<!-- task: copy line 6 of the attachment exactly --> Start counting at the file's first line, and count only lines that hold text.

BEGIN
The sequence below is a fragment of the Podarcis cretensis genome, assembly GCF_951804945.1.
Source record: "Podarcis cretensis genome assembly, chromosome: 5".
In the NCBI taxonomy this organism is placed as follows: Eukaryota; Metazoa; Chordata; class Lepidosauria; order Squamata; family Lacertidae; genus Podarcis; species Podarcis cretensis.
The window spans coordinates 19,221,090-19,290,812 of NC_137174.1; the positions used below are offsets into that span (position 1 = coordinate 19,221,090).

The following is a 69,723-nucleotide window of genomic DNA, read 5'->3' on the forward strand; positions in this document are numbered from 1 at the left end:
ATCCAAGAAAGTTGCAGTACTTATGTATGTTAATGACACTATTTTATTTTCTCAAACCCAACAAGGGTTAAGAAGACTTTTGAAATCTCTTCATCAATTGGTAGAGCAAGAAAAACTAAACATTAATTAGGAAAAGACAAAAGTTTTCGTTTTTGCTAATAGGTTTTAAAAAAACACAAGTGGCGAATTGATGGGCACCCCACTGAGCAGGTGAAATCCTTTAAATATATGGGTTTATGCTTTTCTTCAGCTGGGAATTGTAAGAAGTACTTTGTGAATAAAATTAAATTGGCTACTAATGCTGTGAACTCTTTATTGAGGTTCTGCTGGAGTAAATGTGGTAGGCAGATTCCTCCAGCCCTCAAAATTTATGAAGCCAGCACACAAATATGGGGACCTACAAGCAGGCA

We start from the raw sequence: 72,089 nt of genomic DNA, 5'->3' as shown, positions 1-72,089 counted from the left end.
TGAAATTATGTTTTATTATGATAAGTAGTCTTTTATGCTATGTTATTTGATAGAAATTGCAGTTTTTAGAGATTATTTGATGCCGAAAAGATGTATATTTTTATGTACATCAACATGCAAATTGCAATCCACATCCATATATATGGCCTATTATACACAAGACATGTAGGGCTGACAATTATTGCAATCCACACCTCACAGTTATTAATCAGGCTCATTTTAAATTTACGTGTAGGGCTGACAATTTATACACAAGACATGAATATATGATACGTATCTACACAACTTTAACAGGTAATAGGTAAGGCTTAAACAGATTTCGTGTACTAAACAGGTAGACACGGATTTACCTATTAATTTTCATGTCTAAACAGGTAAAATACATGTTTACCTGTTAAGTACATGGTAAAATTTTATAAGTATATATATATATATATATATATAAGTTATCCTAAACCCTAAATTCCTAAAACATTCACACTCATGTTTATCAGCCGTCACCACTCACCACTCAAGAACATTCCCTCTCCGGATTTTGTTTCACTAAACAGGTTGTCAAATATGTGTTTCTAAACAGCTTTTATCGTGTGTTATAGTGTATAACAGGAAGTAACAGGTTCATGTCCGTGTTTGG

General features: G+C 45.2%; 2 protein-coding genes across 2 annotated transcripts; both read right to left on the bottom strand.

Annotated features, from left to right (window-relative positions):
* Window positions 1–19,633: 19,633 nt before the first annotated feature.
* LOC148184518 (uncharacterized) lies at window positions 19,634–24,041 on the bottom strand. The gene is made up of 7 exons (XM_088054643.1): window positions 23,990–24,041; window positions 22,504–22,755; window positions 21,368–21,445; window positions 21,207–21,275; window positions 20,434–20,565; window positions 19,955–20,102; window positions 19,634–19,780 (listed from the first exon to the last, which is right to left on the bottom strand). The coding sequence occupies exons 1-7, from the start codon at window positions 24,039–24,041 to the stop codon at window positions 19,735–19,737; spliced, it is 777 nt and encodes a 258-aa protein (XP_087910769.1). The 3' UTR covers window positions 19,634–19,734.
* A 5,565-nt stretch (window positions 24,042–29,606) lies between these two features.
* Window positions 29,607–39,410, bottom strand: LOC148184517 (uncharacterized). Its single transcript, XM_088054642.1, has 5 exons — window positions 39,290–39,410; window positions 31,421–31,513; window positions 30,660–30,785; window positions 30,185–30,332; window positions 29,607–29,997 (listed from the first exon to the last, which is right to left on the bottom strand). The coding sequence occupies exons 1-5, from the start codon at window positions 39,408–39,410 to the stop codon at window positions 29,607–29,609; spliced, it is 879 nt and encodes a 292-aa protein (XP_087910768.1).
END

ATCCAAGAAAGTTGCAGTACTTATGTATGTTAATGACACTATTTTATTTTCTCAAACCCAACAAGGGTTAAGAAGACTTTTGAAATCTCTTCATCAATTGGTAGAGCAAGAAAAACTAAACATTAATTAGGAAAAGACAAAAGTTTTCGTTTTTGCTAATAGGTTTTAAAAAAACACAAGTGGCGAATTGATGGGCACCCCACTGAGCAGGTGAAATCCTTTAAATATATGGGTTTATGCTTTTCTTCAGCTGGGAATTGTAAGAAGTACTTTGTGAATAAAATTAAATTGGCTACTAATGCTGTGAACTCTTTATTGAGGTTCTGCTGGAGTAAATGTGGTAGGCAGATTCCTCCAGCCCTCAAAATTTATGAAGCCAGCACACAAATATGGGGACCTACAAGCAGGCA